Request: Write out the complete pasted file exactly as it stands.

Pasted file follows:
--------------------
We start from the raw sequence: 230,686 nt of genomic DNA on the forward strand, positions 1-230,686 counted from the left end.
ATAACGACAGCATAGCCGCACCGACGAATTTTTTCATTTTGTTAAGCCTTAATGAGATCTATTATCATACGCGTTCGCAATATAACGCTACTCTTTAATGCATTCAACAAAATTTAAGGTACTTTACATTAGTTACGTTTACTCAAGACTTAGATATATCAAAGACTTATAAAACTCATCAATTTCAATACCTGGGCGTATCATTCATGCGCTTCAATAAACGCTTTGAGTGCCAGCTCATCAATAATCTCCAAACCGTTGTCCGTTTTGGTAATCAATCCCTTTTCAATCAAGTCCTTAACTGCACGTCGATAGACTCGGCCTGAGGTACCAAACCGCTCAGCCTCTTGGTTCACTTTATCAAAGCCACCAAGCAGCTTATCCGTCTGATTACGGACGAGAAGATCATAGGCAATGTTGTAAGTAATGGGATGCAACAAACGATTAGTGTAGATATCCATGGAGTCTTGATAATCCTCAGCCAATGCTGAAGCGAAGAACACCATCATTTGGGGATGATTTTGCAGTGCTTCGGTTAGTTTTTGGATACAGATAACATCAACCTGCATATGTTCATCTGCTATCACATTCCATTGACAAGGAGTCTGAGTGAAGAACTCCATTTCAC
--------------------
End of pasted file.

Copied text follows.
We start from the raw sequence: 230,686 nt of genomic DNA on the forward strand, positions 1-230,686 counted from the left end.
ATAACGACAGCATAGCCGCACCGACGAATTTTTTCATTTTGTTAAGCCTTAATGAGATCTATTATCATACGCGTTCGCAATATAACGCTACTCTTTAATGCATTCAACAAAATTTAAGGTACTTTACATTAGTTACGTTTACTCAAGACTTAGATATATCAAAGACTTATAAAACTCATCAATTTCAATACCTGGGCGTATCATTCATGCGCTTCAATAAACGCTTTGAGTGCCAGCTCATCAATAATCTCCAAACCGTTGTCCGTTTTGGTAATCAATCCCTTTTCAATCAAGTCCTTAACTGCACGTCGATAGACTCGGCCTGAGGTACCAAACCGCTCAGCCTCTTGGTTCACTTTATCAAAGCCACCAAGCAGCTTATCCGTCTGATTACGGACGAGAAGATCATAGGCAATGTTGTAAGTAATGGGATGCAACAAACGATTAGTGTAGATATCCATGGAGTCTTGATAATCCTCAGCCAATGCTGAAGCGAAGAACACCATCATTTGGGGATGATTTTGCAGTGCTTCGGTTAGTTTTTGGATACAGATAACATCAACCTGCATATGTTCATCTGCTATCACATTCCATTGACAAGGAGTCTGAGTGAAGAACTCCATTTCAC